Again, it's easy to underestimate the pain when the company is young & able to move quickly. Once upon a time I was on the other side of this argument, arguing against a monorepo -- but now here I am effectively arguing the opposition's point. :)
I think you’re retroactively claiming that Google actively anticipated this in their choice at the beginning of using Perforce as an SCM. They may believe that it’s still the best option for them, but as I understand it, to make it work they bought a license to the Perforce source code forked it and practically rewrote it to work.
Here’s a tech talk Linus gave at Google in 2007: https://youtu.be/4XpnKHJAok8
My theory (I wonder if someone can confirm this), is that Google was under pressure at that point with team size and Perforce’s limitations. Git would have been an entirely different direction had they chosen to ditch p4 and instead use git. What would have happened in the Git space earlier if that had happened? Fun to think about... but maybe Go would have had a package manager earlier ;)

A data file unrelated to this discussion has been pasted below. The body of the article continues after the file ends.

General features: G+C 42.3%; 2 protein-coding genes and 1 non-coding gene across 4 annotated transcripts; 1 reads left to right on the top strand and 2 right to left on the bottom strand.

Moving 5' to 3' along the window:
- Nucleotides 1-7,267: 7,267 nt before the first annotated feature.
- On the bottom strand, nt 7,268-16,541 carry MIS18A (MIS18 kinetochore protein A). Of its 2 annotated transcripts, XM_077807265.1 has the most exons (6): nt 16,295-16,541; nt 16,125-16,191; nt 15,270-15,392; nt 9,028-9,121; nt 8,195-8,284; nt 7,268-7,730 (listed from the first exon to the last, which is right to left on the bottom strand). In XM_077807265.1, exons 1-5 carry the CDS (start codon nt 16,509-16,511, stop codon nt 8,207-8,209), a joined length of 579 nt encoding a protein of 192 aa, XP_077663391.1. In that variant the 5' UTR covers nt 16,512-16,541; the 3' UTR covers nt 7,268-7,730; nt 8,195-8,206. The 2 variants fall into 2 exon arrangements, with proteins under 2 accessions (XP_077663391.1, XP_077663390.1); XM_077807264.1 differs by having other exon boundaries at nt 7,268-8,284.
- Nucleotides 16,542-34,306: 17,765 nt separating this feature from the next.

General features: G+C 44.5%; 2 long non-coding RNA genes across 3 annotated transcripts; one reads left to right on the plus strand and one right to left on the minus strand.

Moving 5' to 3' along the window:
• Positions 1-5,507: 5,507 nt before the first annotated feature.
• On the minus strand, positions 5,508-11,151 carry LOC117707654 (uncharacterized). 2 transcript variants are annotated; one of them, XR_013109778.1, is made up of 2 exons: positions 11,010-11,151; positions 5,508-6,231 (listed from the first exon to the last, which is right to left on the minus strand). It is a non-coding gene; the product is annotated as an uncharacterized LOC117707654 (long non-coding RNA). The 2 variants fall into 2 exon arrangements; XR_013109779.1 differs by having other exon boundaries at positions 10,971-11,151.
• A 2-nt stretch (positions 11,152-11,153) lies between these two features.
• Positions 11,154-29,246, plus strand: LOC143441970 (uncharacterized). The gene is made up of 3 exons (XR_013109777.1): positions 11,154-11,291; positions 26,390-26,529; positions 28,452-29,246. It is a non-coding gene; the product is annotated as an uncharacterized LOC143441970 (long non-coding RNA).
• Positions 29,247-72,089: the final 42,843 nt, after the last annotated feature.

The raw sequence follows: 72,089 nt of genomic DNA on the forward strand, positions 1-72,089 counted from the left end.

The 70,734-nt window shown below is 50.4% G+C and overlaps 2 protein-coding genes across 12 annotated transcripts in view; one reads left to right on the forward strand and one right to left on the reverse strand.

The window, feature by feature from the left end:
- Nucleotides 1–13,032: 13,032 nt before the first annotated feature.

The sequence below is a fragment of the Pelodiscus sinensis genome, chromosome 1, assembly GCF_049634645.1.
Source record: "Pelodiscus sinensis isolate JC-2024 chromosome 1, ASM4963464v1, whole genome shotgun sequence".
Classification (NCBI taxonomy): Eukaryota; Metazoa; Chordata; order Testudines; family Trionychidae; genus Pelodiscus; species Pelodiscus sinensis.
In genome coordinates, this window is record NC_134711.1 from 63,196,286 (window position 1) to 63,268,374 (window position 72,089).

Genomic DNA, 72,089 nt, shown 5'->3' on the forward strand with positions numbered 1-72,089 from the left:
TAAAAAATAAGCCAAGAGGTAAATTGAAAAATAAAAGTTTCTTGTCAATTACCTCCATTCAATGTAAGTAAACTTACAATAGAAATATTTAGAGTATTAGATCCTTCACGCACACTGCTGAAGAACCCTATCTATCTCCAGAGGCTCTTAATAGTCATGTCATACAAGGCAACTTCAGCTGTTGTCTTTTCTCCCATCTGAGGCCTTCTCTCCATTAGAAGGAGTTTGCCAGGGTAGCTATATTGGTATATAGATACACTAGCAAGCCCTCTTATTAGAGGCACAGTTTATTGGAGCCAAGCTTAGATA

Oh I didn't mean to imply exactly that, but really good point. I just meant that it seems like folks don't typically _anticipate_ these issues so much as they're forced into it by ossifying velocity in the face of sudden wild success. I know at least a few examples of this happening -- but you're right, those folks were using Git.
In Google's case, maybe it's simply that their centralized VCS led them down a certain path, their tooling grew out of that & they came to realize some of the benefits along the way. I'd be interested to know too. :)
Library A realises that its interface could be improved, but it would not be backwards incompatible. In the best case scenario, with semver, there is a cost to this change. Users have to bump versions and rewrite code, maybe the maintainer of Library A has to keep 2 versions of a function to ease the pain for users. It may just be that B, C and D trust A less because the interface keeps changing. All this can mean an unconscious pressure to not change and improve interfaces, and adds pain when they do.
Doing it in a monorepo can mean that the developers of A can just go around and fix all the calls if they want to make the change, allowing for greater freedom to fix issues with interfaces between modules. And that is really important in large complex systems with interdependent pieces.